You are here


Keenan: Groups must be ‘champions’ of their professions

Endocrine Society CEO says working in associations gives people ability to enact industry change in ways that few other roles can


May 23, 2019

CEO Update: How has the Endocrine Society changed in your five years here?
Barbara Byrd Keenan: We have a passion for advancing the profession in a very proactive and global way. We have repositioned our strategic plan to be externally focused to say we’re going to unite, lead and grow the profession, (and) not take over the profession. So we see ourselves as a true catalyst of pulling together the myriad organizations within endocrinology so that we can move the entire field forward.

CU: Has your own role as CEO changed in your time here?
BBK: It’s been pretty consistent. Where I do think the leadership has been particularly appreciative was my support for our new strategic plan: the process, the design, the group of people who got invited outside of the board to be able to contribute.

CU: What do you see as the role of a professional society in advancing the profession?
BBK: I think they need to be in the vanguard because if they don’t, then who’s going to do it? … The profession needs to be responsible for itself and be its appropriate champion. And I think that’s why those of us who’ve done association management for as long as we have stay in it and still like it.

If I worked in a university, I can change the environment, the culture and direction there, but that’s one place. If I work in the Endocrine Society, I can change the overall direction, culture and effectiveness of not only the organization but the field the society represents. So that kind of transformational ability is what drives me and drives everybody else here.

CU: As a group representing health care professionals, how does the Endocrine Society communicate health issues to the public?
BBK: There are two primary avenues we have employed. One would be what I call the “non-traditional traditional.” The traditional is our media and communications efforts, but I think we take a non-traditional approach to that. We are heavily invested in social media … but one of the things that we have really striven to do is help translate the science and research that our members are conducting into accessible content for not only reporters, but the public.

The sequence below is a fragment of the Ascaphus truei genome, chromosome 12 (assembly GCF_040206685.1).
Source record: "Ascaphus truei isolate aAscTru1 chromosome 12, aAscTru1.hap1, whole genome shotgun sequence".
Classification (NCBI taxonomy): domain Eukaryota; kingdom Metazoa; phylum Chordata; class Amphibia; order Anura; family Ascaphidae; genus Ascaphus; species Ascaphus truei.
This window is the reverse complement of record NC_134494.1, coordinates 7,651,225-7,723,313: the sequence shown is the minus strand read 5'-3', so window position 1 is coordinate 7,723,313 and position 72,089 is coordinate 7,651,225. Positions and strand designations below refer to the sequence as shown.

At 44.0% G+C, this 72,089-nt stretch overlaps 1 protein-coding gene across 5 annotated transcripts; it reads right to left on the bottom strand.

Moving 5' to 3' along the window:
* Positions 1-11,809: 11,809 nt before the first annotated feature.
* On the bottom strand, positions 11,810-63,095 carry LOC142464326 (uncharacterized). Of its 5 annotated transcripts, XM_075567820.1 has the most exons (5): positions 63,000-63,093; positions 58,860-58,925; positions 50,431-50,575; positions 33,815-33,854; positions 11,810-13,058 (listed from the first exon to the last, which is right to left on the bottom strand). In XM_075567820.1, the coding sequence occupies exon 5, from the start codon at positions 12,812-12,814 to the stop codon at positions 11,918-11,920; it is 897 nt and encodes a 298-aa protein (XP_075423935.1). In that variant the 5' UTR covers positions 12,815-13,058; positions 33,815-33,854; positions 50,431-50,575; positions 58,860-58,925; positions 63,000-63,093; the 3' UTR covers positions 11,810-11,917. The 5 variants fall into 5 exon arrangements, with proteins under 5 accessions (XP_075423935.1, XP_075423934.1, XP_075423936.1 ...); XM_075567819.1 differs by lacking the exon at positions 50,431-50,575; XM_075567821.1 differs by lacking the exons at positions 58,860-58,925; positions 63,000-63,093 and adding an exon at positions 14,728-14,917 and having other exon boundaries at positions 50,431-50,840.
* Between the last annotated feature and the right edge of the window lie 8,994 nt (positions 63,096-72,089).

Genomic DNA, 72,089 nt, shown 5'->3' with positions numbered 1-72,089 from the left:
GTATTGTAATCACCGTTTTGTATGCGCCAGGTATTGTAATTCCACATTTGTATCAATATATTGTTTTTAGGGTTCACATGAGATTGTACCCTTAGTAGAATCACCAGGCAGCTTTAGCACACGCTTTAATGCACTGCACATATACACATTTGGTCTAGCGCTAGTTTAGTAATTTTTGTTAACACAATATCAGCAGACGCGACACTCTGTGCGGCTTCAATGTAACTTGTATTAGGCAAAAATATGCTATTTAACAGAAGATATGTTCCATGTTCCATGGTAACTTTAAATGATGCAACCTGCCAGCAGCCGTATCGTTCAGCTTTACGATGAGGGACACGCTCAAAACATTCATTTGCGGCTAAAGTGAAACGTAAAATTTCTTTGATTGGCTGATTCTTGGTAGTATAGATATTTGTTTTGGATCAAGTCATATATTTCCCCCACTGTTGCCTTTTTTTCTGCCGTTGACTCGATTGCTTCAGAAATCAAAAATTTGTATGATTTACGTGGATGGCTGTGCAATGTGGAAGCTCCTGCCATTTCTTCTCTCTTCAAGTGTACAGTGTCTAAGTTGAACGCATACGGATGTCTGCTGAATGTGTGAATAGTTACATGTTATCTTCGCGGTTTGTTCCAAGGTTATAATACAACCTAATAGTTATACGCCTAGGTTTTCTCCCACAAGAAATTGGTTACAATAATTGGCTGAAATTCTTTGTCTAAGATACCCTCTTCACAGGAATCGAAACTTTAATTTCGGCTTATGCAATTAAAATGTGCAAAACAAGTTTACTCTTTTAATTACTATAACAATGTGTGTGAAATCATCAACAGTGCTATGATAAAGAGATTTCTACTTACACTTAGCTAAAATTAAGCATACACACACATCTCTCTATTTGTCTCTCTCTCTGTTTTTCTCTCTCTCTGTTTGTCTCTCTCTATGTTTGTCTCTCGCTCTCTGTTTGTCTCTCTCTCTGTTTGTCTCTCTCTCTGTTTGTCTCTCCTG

One of our exemplary efforts is what we do at every annual meeting, where (communications) staff put together a briefing book for reporters—maybe the top 50 abstracts—and they really break it down into why this science is important.

The second (avenue) is our Hormone Health Network, which is our patient information portal. That is very accessible information and we’re hoping to do even more with that. It gets the most traffic of both of our websites.

CU: What characteristics does a professional society CEO need for success?
BBK: If we look at the more quantifiable skills, the ability to think strategically, to articulate a vision and get people excited about the direction … and believing it could happen. I think that’s really important because you’re moving a profession forward. You’re taking them someplace they haven’t been before. You’re evolving and changing and getting people to stay current and even think ahead of the curve without getting either intimidated or frightened by it.

(It’s) imbuing that sense of “we can do this” while not underestimating the challenges or difficulty, but giving them that sense of confidence: “You own this profession. You can make this path forward work.”

CU: Would advice do you have for a new CEO just coming into a professional society?
: Immerse yourself in the knowledge of the organization by going out and speaking to members. Listen and learn.

Classic advice is “make your mark in 120 days, the first four months.” Don’t listen to people’s classic advice. Trust yourself and trust your own judgment about how fast the organization can go.

Identify early on champions that you see as make-it-happen people. They may not be the elected leadership. They may be other people.

Get to know the staff. However large or small your staff is going to be, whatever kind of state they’re in, turnover at the top always creates some churn. That’s just a natural evolution of things. Sometimes you absolutely need to change the set, other times you don’t. And everybody needs to be comfortable with either a change in direction or a change of pace. I probably brought a change of pace (to the Endocrine Society).

Career highlights

Longtime leader: Keenan led three groups before joining the Endocrine Society in 2014: Institute for Food Technologists, Community Associations Institute and Hospitality Financial and Technology Professionals.

Proudest achievement: Finding the ability to lead groups representing radically different industries, from hospitality to community associations to research and medicine. As CEO, Keenan said she learned to listen to members about what issues were facing their industries and then help develop strategies to chart a way forward.

Community Connections: Keenan was named to the inaugural class of ASAE Fellows in 1986. She is a recipient of ASAE’s Key Award for association leadership and commitment to voluntary membership organizations.

UPCOMING: Profile of Jay Timmons, CEO of the National Association of Manufacturers. 

To attend the Association Leadership Awards in Washington, D.C., on Oct. 3, 2019, visit